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The Leavenworth Times - Leavenworth, KS
  • Lansing School Board hears update on elementary school program

  • The Lansing School Board's meeting Monday night was opened with an educator's thanks.
    Debra Hutton spoke during the public portion of the meeting to express how pleased the Lansing Education Association has been with the district's transition out of the Leavenworth County Special Education Cooperative agreement.
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  • The Lansing School Board's meeting Monday night was opened with an educator's thanks.
    Debra Hutton spoke during the public portion of the meeting to express how pleased the Lansing Education Association has been with the district’s transition out of the Leavenworth County Special Education Cooperative agreement.
    Hutton said she has been talking to a lot of “happy special education teachers.”
    “The district has done a wonderful job working with (the association) on this,” Hutton said.  
    John Hattok also spoke during the public portion, reiterating concerns expressed during last month's meeting about the delay in hiring a new football coach at Lansing High School. The board has named John McCall as the new coach (see related story, on page B1 in sports).
    “We’ve wasted another month,” Hattok said.  “We’ve put them another month behind.”  
    Larry Jordan, of Hollis and Miller Architects, said the new Lansing High School project is “on schedule and had not touched the contingency (funds).”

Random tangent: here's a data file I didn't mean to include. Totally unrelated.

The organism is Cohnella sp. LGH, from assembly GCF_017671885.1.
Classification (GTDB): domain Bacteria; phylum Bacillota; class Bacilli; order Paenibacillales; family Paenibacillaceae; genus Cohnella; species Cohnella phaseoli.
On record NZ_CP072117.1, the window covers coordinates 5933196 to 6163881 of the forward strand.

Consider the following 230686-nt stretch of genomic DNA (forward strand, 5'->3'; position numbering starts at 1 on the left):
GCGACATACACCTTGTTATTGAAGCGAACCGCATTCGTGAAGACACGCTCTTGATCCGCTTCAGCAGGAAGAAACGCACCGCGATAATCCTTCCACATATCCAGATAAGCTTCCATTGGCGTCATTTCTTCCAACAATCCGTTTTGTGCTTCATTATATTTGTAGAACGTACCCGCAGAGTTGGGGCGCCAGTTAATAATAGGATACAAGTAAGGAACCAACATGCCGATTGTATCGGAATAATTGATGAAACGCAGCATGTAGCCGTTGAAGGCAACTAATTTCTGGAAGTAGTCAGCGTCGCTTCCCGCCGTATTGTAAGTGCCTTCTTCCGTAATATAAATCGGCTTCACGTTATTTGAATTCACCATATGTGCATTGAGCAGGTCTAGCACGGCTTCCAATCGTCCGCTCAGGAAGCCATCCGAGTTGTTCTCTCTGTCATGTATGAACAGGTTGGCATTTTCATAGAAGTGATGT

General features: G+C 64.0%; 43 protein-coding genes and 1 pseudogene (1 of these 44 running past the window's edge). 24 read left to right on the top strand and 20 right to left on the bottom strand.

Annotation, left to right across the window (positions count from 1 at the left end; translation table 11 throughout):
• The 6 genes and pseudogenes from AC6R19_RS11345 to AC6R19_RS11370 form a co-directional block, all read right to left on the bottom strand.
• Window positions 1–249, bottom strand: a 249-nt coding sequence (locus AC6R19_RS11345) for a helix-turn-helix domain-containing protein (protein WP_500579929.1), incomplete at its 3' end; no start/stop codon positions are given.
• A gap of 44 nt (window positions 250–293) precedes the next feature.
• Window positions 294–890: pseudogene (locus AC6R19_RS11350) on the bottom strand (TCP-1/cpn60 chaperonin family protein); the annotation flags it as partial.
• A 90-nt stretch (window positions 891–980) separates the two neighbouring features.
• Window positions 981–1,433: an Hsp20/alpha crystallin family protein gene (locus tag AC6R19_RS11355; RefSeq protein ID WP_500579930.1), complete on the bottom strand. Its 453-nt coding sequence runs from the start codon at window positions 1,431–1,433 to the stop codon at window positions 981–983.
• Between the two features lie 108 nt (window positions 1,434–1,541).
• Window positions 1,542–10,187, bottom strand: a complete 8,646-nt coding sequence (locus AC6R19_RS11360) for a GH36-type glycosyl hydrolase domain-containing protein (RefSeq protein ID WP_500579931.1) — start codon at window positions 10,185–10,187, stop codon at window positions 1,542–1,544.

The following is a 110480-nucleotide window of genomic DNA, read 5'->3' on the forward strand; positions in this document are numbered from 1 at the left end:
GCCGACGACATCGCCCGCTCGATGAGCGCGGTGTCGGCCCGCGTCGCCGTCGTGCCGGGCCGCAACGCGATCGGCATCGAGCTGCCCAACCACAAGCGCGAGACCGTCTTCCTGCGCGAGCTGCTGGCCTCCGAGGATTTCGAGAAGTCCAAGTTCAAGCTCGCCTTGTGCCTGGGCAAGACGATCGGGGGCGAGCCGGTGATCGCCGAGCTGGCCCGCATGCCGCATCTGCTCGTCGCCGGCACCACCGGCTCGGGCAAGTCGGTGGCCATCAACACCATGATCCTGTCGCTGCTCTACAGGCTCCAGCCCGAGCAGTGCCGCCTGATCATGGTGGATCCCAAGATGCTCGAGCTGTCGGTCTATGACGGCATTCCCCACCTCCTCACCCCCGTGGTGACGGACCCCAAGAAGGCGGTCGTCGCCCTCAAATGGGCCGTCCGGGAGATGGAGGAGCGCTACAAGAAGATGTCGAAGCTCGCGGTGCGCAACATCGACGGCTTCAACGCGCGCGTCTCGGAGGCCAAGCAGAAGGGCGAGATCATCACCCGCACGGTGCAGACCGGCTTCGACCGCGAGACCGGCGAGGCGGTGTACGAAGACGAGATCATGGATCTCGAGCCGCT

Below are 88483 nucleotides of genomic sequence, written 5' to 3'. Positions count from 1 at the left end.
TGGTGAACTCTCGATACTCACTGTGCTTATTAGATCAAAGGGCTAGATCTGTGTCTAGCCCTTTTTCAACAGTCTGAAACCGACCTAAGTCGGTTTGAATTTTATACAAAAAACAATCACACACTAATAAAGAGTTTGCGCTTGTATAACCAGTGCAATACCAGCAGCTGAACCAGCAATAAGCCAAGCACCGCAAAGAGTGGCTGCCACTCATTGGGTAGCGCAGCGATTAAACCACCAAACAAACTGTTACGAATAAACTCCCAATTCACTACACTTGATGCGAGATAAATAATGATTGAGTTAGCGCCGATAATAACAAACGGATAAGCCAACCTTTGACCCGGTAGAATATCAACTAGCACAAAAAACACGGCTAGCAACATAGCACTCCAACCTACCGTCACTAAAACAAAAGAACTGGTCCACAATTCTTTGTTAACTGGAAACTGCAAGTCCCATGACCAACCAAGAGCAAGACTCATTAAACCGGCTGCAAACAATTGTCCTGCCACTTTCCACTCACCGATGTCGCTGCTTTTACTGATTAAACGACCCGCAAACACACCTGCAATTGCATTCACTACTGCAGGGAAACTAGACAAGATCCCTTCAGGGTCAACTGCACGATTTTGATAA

The School Board has approved a new enhanced agreement with the city of Lansing for road modifications.
    The board heard from Paul Plotas, of Wilson Architects, who laid out a new recommendation to add a dedicated right turn lane for southbound traffic on DeSoto Road at the intersection with Ridge Drive.
    Concerns about potential southbound traffic buildup on DeSoto in the morning when students would be arriving at the school motivated the change, but Plotas also said that a dedicated turn lane would minimize traffic diverted to surrounding neighborhood streets.
    “We’re thinking that this proposal will be safer, and will allow for less traffic jams,” Superintendent Randal Bagby said.  “And, if there is a safety event, (Emergency Medical Services) can get in and get out quicker and safer.”
    The new agreement increases the cost of the Ridge Drive intersection construction from about $1.7 million to more than $2.2 million, and will increase the maximum annual payment to $15,500 per year.  All of the costs will be split between the district and city.
    Bagby supported the enhanced agreement.
    “After safety and traffic flow, and all of those things, this is really about the future," he said. "What we have (planned for the road) now will suffice for today, but we really need to think about the future.”
    In addition to the discussion of the new road construction expenditures, the School Board heard from Principal Vicky Kelly about the After-School Academy program at Lansing Elementary School, a program first approved by the board in January.  
    Kelly said the program targeting third-graders who had “on the bubble” scores in reading and math “proved to be effective.”
    Page 2 of 2 - Students whose test scores were not low enough to quality for special services but were not improving at the rate teachers hoped participated in an hour of extra math and reading help after class.
    Math teacher Jeremy Farr said the program had “no problem with student enthusiasm,” and there were more students who wanted to participate than qualified.
    Students in the program worked in small groups, usually seven or eight students per teacher, allowing for more individual instruction.
    Across the board, the pre- and post-test scores for students in the academy showed improvement.
    Kelly said she hopes to expand the program next year by running the academy in the spring and fall, starting earlier in the semester, and by potentially adding a writing and music component.
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